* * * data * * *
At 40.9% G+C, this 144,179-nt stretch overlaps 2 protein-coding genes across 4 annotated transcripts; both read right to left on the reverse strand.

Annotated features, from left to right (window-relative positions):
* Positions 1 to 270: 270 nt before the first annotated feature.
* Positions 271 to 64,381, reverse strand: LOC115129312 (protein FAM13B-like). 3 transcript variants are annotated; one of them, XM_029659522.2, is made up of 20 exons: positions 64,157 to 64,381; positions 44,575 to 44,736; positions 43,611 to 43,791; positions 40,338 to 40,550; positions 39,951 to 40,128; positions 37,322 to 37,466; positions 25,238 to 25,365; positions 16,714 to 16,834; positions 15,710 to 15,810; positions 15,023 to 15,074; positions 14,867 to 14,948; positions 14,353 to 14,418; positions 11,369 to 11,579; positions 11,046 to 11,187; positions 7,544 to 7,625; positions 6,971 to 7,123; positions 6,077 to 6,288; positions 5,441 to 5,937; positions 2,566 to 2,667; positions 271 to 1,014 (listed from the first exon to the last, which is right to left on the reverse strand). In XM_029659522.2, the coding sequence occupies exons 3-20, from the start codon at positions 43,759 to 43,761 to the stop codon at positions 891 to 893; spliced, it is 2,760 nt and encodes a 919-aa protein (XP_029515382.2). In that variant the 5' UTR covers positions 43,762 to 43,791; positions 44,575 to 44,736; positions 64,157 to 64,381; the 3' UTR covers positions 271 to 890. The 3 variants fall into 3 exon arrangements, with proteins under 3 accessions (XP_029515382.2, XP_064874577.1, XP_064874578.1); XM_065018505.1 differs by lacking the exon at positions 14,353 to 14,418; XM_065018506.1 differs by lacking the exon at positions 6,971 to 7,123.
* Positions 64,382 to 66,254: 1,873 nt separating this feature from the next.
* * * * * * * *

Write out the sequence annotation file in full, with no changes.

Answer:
At 40.9% G+C, this 144,179-nt stretch overlaps 2 protein-coding genes across 4 annotated transcripts; both read right to left on the reverse strand.

Annotated features, from left to right (window-relative positions):
* Positions 1 to 270: 270 nt before the first annotated feature.
* Positions 271 to 64,381, reverse strand: LOC115129312 (protein FAM13B-like). 3 transcript variants are annotated; one of them, XM_029659522.2, is made up of 20 exons: positions 64,157 to 64,381; positions 44,575 to 44,736; positions 43,611 to 43,791; positions 40,338 to 40,550; positions 39,951 to 40,128; positions 37,322 to 37,466; positions 25,238 to 25,365; positions 16,714 to 16,834; positions 15,710 to 15,810; positions 15,023 to 15,074; positions 14,867 to 14,948; positions 14,353 to 14,418; positions 11,369 to 11,579; positions 11,046 to 11,187; positions 7,544 to 7,625; positions 6,971 to 7,123; positions 6,077 to 6,288; positions 5,441 to 5,937; positions 2,566 to 2,667; positions 271 to 1,014 (listed from the first exon to the last, which is right to left on the reverse strand). In XM_029659522.2, the coding sequence occupies exons 3-20, from the start codon at positions 43,759 to 43,761 to the stop codon at positions 891 to 893; spliced, it is 2,760 nt and encodes a 919-aa protein (XP_029515382.2). In that variant the 5' UTR covers positions 43,762 to 43,791; positions 44,575 to 44,736; positions 64,157 to 64,381; the 3' UTR covers positions 271 to 890. The 3 variants fall into 3 exon arrangements, with proteins under 3 accessions (XP_029515382.2, XP_064874577.1, XP_064874578.1); XM_065018505.1 differs by lacking the exon at positions 14,353 to 14,418; XM_065018506.1 differs by lacking the exon at positions 6,971 to 7,123.
* Positions 64,382 to 66,254: 1,873 nt separating this feature from the next.